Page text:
There is more Franconian Pils out to the east on the oddly named street Wunderburg – “Miracle Hill”. It is truly miraculous, for it is home to two more breweries. Keesmann Herren-Pils is possibly the bitterest Bamberg beer with herbal, minty hops. Over the road, Mahr’s Bräu has the perfect complement, the malty beer known only as “U”. Sadly, by this stage we are too drunk to fully appreciate it, but we enjoy the cosy tavern nonetheless.

The next morning we say goodbye to Bamberg, but there is one more thing to do.

One of the most delightful customs in Franconia, even better than the early opening pubs, is the fact that many taverns allow you to bring in your own food. Since the local bread and sausages are every bit as good as the local beer, this is a very good thing indeed. In the side room of Schlenkerla in the mid-morning there are people at every other table with a glass of beer and a little parcel of goodies just purchased from the butcher along the street. My choice is the Franconian salt pretzel, smaller than the Bavarian Brezn and without its glossy brown skin, and a slab of Leberkäse, smooth and very salty.

And then, it’s time once more to head to a railway station.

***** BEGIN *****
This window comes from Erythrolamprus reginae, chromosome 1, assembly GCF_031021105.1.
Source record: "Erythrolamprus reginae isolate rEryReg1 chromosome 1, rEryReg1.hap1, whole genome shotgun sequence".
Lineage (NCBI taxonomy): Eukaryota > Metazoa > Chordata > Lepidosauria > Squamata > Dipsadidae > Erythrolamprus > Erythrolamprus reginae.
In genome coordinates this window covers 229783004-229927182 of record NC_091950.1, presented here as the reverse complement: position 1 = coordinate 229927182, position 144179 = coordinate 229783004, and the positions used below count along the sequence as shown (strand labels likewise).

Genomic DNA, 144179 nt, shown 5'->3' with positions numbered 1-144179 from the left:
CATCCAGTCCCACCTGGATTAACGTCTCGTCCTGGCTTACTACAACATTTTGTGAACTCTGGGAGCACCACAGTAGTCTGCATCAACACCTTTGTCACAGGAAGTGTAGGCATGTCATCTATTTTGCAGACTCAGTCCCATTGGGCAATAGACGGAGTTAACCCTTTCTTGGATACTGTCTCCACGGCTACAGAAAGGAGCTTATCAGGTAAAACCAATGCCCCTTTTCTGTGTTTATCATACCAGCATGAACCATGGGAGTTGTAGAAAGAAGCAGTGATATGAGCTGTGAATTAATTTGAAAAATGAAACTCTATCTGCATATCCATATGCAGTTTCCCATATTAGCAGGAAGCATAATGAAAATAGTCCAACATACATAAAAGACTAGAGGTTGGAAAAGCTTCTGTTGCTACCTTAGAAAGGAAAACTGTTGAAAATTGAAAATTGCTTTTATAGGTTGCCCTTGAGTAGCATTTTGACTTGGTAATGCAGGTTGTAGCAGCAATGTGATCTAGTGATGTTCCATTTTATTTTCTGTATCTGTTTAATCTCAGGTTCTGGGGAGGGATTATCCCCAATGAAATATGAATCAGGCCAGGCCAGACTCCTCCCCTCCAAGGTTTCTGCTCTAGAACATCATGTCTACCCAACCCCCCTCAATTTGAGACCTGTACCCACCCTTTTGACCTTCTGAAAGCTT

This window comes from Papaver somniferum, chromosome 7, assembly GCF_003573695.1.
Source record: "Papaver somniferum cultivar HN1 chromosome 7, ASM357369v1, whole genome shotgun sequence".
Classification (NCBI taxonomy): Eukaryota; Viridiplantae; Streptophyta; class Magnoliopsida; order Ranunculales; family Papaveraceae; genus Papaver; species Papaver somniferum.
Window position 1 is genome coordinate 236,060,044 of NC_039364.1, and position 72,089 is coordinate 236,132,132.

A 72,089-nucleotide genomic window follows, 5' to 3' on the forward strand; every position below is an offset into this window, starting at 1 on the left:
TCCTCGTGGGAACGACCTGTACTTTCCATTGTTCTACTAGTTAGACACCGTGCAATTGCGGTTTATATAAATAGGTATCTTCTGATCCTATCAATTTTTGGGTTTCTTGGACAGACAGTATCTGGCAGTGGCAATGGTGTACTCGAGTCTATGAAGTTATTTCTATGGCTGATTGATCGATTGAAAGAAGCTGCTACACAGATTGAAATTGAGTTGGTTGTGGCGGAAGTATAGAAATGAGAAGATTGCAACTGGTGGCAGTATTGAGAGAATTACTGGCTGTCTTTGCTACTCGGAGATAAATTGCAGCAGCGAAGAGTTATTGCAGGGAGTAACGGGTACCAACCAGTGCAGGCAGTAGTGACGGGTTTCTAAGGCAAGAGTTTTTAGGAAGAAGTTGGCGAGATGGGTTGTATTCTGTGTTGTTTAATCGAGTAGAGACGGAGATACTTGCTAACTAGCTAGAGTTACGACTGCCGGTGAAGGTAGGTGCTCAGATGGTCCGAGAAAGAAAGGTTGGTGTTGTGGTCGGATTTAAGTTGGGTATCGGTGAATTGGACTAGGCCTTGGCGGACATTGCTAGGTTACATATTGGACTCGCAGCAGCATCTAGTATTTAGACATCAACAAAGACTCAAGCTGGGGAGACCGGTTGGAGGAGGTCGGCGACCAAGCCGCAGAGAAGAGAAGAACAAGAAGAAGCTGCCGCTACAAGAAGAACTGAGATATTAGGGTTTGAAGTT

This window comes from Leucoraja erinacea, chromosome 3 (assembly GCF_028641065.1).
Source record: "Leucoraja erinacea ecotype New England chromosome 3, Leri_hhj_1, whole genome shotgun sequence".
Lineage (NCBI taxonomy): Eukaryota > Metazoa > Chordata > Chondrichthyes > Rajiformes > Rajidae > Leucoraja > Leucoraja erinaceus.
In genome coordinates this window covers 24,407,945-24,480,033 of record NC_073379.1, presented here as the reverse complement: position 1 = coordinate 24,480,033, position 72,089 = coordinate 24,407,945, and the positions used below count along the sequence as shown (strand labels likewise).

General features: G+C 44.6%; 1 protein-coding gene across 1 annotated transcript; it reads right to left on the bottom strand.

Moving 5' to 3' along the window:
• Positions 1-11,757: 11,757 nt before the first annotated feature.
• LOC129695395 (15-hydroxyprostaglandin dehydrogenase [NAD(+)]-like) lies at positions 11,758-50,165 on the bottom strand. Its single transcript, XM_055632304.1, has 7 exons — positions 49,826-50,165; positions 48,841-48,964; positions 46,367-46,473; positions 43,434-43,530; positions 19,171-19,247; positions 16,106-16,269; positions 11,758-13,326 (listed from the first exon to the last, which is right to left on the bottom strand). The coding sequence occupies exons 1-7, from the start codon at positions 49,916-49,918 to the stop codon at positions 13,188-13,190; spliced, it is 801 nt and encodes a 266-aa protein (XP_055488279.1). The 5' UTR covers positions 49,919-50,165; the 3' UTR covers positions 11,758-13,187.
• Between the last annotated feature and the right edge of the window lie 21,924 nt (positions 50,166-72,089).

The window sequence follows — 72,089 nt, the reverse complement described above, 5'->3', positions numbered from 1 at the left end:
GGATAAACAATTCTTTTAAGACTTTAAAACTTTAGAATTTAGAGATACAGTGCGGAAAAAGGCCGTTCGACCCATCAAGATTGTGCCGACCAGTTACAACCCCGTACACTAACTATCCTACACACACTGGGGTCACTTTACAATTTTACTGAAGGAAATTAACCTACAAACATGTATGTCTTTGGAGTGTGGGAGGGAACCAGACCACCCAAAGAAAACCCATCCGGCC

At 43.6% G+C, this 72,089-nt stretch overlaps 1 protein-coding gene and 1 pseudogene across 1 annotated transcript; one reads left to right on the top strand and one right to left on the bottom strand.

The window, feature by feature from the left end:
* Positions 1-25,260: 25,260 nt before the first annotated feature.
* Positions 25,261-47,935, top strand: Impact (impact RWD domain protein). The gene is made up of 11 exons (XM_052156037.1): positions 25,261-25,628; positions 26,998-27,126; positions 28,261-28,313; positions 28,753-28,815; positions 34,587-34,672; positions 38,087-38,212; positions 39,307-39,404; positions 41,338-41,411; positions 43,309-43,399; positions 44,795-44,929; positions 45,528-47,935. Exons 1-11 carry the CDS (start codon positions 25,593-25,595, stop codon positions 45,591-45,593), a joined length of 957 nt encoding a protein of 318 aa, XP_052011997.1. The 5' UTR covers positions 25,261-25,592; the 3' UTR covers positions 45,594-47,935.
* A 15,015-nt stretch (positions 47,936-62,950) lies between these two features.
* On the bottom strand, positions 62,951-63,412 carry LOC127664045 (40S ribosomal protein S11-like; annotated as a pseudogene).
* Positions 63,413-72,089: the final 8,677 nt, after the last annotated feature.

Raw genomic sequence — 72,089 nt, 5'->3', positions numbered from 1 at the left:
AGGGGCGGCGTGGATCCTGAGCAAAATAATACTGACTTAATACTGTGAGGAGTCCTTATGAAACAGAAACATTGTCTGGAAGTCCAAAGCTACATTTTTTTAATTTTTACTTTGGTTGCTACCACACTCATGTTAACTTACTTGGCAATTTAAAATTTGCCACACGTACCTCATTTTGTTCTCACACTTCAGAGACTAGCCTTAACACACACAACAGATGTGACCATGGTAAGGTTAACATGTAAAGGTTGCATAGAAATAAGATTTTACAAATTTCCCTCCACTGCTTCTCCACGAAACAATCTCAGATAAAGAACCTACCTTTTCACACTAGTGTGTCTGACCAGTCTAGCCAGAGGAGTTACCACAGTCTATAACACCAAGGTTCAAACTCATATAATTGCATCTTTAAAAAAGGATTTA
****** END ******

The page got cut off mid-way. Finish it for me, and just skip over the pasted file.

Saturday, 12 April 2014

Kölsch in Cologne

A while ago on the train, I was watching a video that featured Michael Portillo up at the top of the Westminster Clock while Big Ben was striking the hour. Being right up close to the bell is quite an experience, even for a former MP, though he had of course heard it thousands of times before. Up close, you feel it as well as hearing it and the tone is more intense than it ever is when heard from further away or over the radio.

That’s kind of the feeling I got drinking Kölsch in Cologne.

Arriving from Belgium, Cologne is the first major city in Germany and an ideal stopping point. Not a few Dutch and British people arrive here and decide to stay. Its pubs and beer halls are unlike those anywhere else, apart from perhaps an hour up the Rhine in its rival Düsseldorf.

For sentimental reasons the first place I go is always the P. J. Früh beer hall. It’s just around the corner from the main railway station and round the side of the cathedral. Inside, in the vault or Schwemme, one member of staff does nothing but stand behind the counter, pouring one glass of beer after another. The waiters, called Köbesse, make a bit of a show of their job and there is constant banter between them and the tapster.

There is no poring over beer lists here. You raise a finger or catch the eye of the Köbes when you want a beer, and he brings you one. Sometimes you don’t even have to ask. The 0.2L glasses empty fast, and are immediately replenished.

To be honest, I come to Früh because it’s a classic beer hall and I wasn’t expecting the beer to be spectacular. I have always found this Kölsch to be a bit more elegant than some others, but it was never my favourite.

But I was surprised just how good it was. Delightfully fresh, as you might expect coming from a barrel three metres away. Slight sulphur notes, fruity with a very light touch of apple. The stipulation in the Kölsch-Konvention that Kölsch should be hoppy is more wishful thinking than reality these days; despite that, the beer isn’t bland at all.